A sign announcing the closure of Kenai Peninsula Borough School District schools at K-Beach Elementary can be seen on March 26, 2020, near Soldotna, Alaska. (Victoria Petersen/Peninsula Clarion)

A sign announcing the closure of Kenai Peninsula Borough School District schools at K-Beach Elementary can be seen on March 26, 2020, near Soldotna, Alaska. (Victoria Petersen/Peninsula Clarion)

School board to vote on 1st day for students

Smart Start plan for KPBSD will be sent to Department of Education by the end of this month

The first day of school for Kenai Peninsula students is poised to be Aug. 24, as the Kenai Peninsula Borough School District finalizes its mitigation plan for returning students to hallways both physical and virtual in the fall.

The KPBSD School Board will vote on whether to set the first day of school for Aug. 24 at their upcoming meeting on Monday.

Pegge Erkeneff, director of Communications, Community and Government Relations for the school district, said this delayed start date is meant to give teachers and staff more of the time they’ll need to prepare their classrooms and lessons for students.

“We can do the right thing in the wrong way, or we can do the right thing in the right way,” she said.

Also at their Monday meeting, the board will vote on whether to approve the “COVID-19 Smart Start” plan the district has put together. The Alaska Department of Education and Early Development (DEED) has mandated that each school district in the state submit a COVID-19 mitigation plan for the 2020-21 school year by July 31.

If approved by the school board, the plan will be available for the public to review on the school district’s webpage specifically for Smart Start. You can read the current version of the plan here: https://go.boarddocs.com/ak/kpbsd/Board.nsf/files/BRC2LW029A82/$file/KPBSD%202020%20Smart%20Start%20Plan.pdf.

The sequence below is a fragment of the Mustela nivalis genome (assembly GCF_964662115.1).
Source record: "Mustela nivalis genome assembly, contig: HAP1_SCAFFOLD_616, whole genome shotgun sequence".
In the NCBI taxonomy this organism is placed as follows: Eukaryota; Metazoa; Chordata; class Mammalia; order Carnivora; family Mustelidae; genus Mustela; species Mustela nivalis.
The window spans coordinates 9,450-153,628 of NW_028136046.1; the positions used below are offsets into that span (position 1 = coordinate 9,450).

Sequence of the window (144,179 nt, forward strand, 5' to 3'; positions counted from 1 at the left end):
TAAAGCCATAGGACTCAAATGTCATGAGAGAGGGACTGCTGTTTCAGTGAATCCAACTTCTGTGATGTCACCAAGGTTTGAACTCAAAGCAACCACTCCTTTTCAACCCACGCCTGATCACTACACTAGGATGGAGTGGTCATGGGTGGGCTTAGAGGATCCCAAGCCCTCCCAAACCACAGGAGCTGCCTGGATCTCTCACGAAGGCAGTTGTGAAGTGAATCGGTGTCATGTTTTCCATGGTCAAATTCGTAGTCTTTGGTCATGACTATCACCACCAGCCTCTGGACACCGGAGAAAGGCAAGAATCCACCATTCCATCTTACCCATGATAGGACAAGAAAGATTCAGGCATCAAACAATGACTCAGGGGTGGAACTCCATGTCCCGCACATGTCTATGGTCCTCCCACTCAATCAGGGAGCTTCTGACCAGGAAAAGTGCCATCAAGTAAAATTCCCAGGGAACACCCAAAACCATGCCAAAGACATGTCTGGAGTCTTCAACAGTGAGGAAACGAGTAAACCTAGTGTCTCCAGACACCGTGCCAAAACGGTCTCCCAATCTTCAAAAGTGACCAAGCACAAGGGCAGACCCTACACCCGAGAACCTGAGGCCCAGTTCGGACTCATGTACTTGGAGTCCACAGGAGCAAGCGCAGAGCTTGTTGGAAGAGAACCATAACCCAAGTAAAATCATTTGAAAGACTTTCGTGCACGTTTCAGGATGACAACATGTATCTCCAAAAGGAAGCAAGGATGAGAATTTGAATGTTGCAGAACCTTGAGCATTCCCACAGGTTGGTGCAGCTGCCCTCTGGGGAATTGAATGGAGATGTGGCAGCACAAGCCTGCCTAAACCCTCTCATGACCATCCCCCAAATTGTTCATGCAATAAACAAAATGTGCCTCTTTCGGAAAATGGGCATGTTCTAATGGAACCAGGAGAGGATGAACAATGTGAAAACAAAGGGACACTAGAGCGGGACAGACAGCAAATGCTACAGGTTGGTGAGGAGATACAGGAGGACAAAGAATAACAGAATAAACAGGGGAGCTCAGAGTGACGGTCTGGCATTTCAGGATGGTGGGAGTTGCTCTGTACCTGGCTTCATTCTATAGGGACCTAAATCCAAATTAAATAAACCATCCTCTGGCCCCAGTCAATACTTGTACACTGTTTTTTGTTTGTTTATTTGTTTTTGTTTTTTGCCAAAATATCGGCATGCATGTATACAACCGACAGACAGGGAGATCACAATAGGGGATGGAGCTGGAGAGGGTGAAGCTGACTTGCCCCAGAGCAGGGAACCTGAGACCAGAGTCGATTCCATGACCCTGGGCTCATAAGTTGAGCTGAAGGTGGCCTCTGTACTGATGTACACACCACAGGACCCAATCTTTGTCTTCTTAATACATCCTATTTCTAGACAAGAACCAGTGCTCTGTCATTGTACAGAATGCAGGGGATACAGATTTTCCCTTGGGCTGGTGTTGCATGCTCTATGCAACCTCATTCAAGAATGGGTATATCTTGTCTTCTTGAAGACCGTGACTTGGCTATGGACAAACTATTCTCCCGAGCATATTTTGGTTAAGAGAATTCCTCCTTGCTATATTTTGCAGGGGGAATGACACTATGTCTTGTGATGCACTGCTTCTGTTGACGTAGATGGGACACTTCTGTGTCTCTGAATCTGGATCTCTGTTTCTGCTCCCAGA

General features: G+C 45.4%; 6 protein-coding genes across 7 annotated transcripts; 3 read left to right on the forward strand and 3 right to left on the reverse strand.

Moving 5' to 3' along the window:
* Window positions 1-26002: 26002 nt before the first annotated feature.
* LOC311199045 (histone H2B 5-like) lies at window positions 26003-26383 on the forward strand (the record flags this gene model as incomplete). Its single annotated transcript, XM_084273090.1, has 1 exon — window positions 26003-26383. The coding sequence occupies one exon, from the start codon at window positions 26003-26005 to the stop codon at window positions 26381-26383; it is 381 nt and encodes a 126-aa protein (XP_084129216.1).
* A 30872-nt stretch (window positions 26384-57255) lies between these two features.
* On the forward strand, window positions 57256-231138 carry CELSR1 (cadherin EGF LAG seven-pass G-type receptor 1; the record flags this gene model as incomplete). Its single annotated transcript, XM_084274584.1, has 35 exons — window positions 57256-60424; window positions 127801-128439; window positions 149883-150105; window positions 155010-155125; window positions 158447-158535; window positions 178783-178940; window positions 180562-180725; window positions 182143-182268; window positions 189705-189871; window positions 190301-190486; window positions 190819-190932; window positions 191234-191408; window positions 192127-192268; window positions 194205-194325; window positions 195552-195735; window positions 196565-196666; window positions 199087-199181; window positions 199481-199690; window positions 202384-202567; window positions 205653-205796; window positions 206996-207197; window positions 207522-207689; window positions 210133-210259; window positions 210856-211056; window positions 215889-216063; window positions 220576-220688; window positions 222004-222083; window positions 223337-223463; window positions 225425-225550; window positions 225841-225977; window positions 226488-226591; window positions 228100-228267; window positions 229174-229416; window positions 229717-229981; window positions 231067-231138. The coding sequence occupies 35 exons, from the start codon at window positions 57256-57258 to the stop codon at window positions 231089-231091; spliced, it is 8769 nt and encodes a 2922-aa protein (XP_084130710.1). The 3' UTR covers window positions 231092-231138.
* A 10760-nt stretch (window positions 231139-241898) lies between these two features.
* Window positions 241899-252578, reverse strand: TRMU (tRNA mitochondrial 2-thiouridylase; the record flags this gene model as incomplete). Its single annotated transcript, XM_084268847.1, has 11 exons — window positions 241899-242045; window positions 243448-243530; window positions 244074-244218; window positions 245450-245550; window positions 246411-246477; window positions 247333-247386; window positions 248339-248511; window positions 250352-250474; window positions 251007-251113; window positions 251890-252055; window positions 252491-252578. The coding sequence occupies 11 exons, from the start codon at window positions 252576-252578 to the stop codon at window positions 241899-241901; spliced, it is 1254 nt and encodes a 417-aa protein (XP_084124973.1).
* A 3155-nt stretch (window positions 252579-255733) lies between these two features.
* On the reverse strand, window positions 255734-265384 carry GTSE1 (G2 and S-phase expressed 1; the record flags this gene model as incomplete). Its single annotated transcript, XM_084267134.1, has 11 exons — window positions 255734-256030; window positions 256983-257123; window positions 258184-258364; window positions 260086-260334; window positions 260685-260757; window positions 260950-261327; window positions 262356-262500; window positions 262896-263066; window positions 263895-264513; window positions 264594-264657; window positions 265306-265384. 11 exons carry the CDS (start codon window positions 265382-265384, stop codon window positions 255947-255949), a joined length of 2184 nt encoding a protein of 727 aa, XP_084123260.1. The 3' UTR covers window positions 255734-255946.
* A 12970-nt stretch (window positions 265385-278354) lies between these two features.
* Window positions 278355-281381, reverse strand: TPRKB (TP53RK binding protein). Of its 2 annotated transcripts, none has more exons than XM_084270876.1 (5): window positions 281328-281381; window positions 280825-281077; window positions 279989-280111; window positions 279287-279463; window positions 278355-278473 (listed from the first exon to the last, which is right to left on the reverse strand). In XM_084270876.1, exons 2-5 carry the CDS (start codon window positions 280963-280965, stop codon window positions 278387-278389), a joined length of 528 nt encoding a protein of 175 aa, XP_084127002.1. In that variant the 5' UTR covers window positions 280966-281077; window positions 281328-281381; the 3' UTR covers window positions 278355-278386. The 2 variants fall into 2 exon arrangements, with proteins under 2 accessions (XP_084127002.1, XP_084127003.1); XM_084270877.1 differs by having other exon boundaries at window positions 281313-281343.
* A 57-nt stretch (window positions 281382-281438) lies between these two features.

Additional documents related to the Smart Start plan, like the districtwide calendar, alternate calendars for certain schools and end of year surveys, are available to be read on the district’s BoardDocs website, at https://go.boarddocs.com/ak/kpbsd/Board.nsf/goto?open&id=BR9W298348A2.

The last guidelines related to schools given out by the Department of Health and Social Services had to do with conducting graduation ceremonies and how to handle sports and other school activities. Since then, DEED has stepped in to guide state school districts in their plans for the start of classes in the fall. Erkeneff said school districts were notified by DEED that this summer would be spent putting together the Smart Start plans.

Rather than give out statewide guidelines for starting school, DEED has asked each individual school district to come up with its own plan tailored to its student population.

“They gave a lot of local control over designing what that will look like,” Erkeneff said.

While the final Smart Start plan needs to be submitted to DEED by July 31, Erkeneff stressed that it will be subject to updates and changes as the landscape of the COVID-19 pandemic in Alaska changes. Erkeneff said she doesn’t anticipate massive or major changes to the document unless there’s a major change in the way schools need to calculate risk levels when it comes to the virus.

The Smart Start plan is organized by category, including things like cleaning and safety, assessment and grading, classroom design, staff leave protocols, transportation and more. For each category, the district has set up protocols for how that aspect of school will be handled under three given risk levels: low risk, medium risk and high risk.

For example, under a low-risk scenario, school buildings will be open and have physical barriers for office staff, floor markings to keep people 6 feet apart, and volunteers and visitors will be limited to parents and guardians. Under a medium-risk scenario, school building occupancy may be adjusted or reduced to allow for more physical distancing. In a high-risk scenario, school buildings will be closed and teaching will be moved back to a completely virtual mode. This means every classroom will be both physical and virtual, with teachers needing to provide both in-person and remote instruction.